Towns Plan for a new wind siting law
By GINA DUWE
3 October 2009
JANESVILLE — Officials in Union and Magnolia townships consider moratoriums on wind turbines to be the temporary answer in response to a new state law.
Wind developer EcoEnergy has proposed projects in both communities.
Local residents are concerned the new process on siting wind energy systems signed into law this week will erase their work to protect themselves from negative effects.
Moratorium action includes:
– Union Plan Commission last month recommended the town board start a one-year moratorium. On Thursday night, the town board approved the moratorium, which will expire on Oct. 7, 2010.
Union officials feel confident in their ordinance if it were challenged on its merits, but with uncertainties about the state writing new laws, “we just thought (the moratorium) was the prudent thing to do,” plan commission co-chair Doug Zweizig said.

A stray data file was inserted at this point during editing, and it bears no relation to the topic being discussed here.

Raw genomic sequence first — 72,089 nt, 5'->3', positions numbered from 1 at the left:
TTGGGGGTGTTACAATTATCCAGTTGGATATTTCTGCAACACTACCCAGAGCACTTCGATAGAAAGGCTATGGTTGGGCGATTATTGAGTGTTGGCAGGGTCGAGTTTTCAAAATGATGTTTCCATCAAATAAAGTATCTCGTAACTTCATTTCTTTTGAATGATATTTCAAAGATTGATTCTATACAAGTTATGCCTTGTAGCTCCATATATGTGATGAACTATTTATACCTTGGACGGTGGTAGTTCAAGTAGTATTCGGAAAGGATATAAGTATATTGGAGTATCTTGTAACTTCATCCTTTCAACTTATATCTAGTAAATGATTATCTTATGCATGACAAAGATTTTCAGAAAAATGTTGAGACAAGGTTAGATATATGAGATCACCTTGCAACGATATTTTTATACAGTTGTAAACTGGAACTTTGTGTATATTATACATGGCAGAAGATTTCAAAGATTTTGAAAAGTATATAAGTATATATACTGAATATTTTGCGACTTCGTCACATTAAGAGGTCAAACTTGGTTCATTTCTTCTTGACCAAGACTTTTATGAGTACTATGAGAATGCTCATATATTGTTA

– Magnolia Planning and Zoning will discuss and likely make a recommendation to the town board on a moratorium at its meeting at 7 p.m. Thursday. The town board will consider the moratorium at a meeting at 7 p.m. Tuesday, Oct. 13.
“We just really want to see where we stand with the state,” Magnolia town board member Dave Olsen said. “It seems as though they want to take the rights away to site the turbines, but they don’t want the responsibility that goes with it—to monitor the low-frequency sound, to look after the local residents.”
On Thursday, Gov. Jim Doyle signed into law Senate Bill 185, which puts the siting of wind projects under 100 megawatts into the hands of the Wisconsin Public Service Commission. Once the statewide siting rules are written, they will overturn local ordinances.